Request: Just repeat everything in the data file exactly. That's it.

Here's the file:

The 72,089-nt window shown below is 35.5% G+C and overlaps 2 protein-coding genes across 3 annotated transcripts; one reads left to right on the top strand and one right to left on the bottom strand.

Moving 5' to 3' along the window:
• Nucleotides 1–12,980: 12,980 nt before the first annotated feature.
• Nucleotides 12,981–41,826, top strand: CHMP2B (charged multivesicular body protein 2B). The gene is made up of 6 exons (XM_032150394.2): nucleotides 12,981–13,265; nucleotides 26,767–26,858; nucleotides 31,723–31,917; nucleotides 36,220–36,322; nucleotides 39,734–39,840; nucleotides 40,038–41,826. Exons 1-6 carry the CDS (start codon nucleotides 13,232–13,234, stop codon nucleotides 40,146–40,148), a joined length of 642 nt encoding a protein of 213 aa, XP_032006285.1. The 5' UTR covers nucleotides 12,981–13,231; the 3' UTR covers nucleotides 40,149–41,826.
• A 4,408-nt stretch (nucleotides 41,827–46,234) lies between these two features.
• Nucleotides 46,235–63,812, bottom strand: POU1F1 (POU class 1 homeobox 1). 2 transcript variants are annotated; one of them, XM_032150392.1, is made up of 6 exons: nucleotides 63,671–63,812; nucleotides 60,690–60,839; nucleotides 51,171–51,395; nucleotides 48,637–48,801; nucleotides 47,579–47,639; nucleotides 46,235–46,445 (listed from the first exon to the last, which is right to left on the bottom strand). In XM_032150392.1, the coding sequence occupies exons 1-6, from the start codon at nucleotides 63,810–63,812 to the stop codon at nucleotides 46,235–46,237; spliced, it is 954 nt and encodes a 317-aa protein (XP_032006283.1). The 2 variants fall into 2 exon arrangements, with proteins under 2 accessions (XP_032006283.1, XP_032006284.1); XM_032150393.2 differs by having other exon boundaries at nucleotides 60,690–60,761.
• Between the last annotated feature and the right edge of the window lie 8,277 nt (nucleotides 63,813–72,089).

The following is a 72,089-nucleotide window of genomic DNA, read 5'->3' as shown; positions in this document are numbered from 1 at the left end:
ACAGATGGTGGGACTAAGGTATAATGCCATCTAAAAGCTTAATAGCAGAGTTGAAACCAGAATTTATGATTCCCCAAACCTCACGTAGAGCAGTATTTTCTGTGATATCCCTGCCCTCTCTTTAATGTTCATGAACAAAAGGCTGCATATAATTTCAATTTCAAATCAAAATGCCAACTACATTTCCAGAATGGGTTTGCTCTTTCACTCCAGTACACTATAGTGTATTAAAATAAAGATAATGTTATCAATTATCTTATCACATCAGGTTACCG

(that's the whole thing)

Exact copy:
The 72,089-nt window shown below is 35.5% G+C and overlaps 2 protein-coding genes across 3 annotated transcripts; one reads left to right on the top strand and one right to left on the bottom strand.

Moving 5' to 3' along the window:
• Nucleotides 1–12,980: 12,980 nt before the first annotated feature.
• Nucleotides 12,981–41,826, top strand: CHMP2B (charged multivesicular body protein 2B). The gene is made up of 6 exons (XM_032150394.2): nucleotides 12,981–13,265; nucleotides 26,767–26,858; nucleotides 31,723–31,917; nucleotides 36,220–36,322; nucleotides 39,734–39,840; nucleotides 40,038–41,826. Exons 1-6 carry the CDS (start codon nucleotides 13,232–13,234, stop codon nucleotides 40,146–40,148), a joined length of 642 nt encoding a protein of 213 aa, XP_032006285.1. The 5' UTR covers nucleotides 12,981–13,231; the 3' UTR covers nucleotides 40,149–41,826.
• A 4,408-nt stretch (nucleotides 41,827–46,234) lies between these two features.
• Nucleotides 46,235–63,812, bottom strand: POU1F1 (POU class 1 homeobox 1). 2 transcript variants are annotated; one of them, XM_032150392.1, is made up of 6 exons: nucleotides 63,671–63,812; nucleotides 60,690–60,839; nucleotides 51,171–51,395; nucleotides 48,637–48,801; nucleotides 47,579–47,639; nucleotides 46,235–46,445 (listed from the first exon to the last, which is right to left on the bottom strand). In XM_032150392.1, the coding sequence occupies exons 1-6, from the start codon at nucleotides 63,810–63,812 to the stop codon at nucleotides 46,235–46,237; spliced, it is 954 nt and encodes a 317-aa protein (XP_032006283.1). The 2 variants fall into 2 exon arrangements, with proteins under 2 accessions (XP_032006283.1, XP_032006284.1); XM_032150393.2 differs by having other exon boundaries at nucleotides 60,690–60,761.
• Between the last annotated feature and the right edge of the window lie 8,277 nt (nucleotides 63,813–72,089).

The following is a 72,089-nucleotide window of genomic DNA, read 5'->3' as shown; positions in this document are numbered from 1 at the left end:
ACAGATGGTGGGACTAAGGTATAATGCCATCTAAAAGCTTAATAGCAGAGTTGAAACCAGAATTTATGATTCCCCAAACCTCACGTAGAGCAGTATTTTCTGTGATATCCCTGCCCTCTCTTTAATGTTCATGAACAAAAGGCTGCATATAATTTCAATTTCAAATCAAAATGCCAACTACATTTCCAGAATGGGTTTGCTCTTTCACTCCAGTACACTATAGTGTATTAAAATAAAGATAATGTTATCAATTATCTTATCACATCAGGTTACCG